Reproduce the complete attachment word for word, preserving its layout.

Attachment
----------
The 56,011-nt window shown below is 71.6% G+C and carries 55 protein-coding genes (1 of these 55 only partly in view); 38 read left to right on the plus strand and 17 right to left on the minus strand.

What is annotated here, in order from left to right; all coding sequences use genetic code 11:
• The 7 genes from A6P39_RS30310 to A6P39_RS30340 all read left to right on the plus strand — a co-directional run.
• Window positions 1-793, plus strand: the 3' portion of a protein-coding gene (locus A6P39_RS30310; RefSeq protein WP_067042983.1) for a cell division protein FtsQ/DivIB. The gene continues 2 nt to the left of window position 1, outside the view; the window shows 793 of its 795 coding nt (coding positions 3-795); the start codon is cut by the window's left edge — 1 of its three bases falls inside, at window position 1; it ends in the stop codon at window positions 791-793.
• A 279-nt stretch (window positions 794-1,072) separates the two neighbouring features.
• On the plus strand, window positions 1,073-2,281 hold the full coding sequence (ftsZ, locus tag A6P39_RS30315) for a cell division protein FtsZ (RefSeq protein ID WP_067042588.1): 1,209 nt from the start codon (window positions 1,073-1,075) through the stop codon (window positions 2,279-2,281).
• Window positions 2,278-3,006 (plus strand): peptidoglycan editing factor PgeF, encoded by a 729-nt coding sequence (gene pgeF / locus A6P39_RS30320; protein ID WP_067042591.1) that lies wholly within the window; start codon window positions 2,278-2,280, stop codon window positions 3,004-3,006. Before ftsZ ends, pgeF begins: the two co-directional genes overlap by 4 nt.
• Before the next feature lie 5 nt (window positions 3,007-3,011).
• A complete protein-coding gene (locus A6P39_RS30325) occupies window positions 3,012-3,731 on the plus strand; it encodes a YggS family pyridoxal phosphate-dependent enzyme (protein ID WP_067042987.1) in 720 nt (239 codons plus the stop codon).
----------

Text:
The 56,011-nt window shown below is 71.6% G+C and carries 55 protein-coding genes (1 of these 55 only partly in view); 38 read left to right on the plus strand and 17 right to left on the minus strand.

What is annotated here, in order from left to right; all coding sequences use genetic code 11:
• The 7 genes from A6P39_RS30310 to A6P39_RS30340 all read left to right on the plus strand — a co-directional run.
• Window positions 1-793, plus strand: the 3' portion of a protein-coding gene (locus A6P39_RS30310; RefSeq protein WP_067042983.1) for a cell division protein FtsQ/DivIB. The gene continues 2 nt to the left of window position 1, outside the view; the window shows 793 of its 795 coding nt (coding positions 3-795); the start codon is cut by the window's left edge — 1 of its three bases falls inside, at window position 1; it ends in the stop codon at window positions 791-793.
• A 279-nt stretch (window positions 794-1,072) separates the two neighbouring features.
• On the plus strand, window positions 1,073-2,281 hold the full coding sequence (ftsZ, locus tag A6P39_RS30315) for a cell division protein FtsZ (RefSeq protein ID WP_067042588.1): 1,209 nt from the start codon (window positions 1,073-1,075) through the stop codon (window positions 2,279-2,281).
• Window positions 2,278-3,006 (plus strand): peptidoglycan editing factor PgeF, encoded by a 729-nt coding sequence (gene pgeF / locus A6P39_RS30320; protein ID WP_067042591.1) that lies wholly within the window; start codon window positions 2,278-2,280, stop codon window positions 3,004-3,006. Before ftsZ ends, pgeF begins: the two co-directional genes overlap by 4 nt.
• Before the next feature lie 5 nt (window positions 3,007-3,011).
• A complete protein-coding gene (locus A6P39_RS30325) occupies window positions 3,012-3,731 on the plus strand; it encodes a YggS family pyridoxal phosphate-dependent enzyme (protein ID WP_067042987.1) in 720 nt (239 codons plus the stop codon).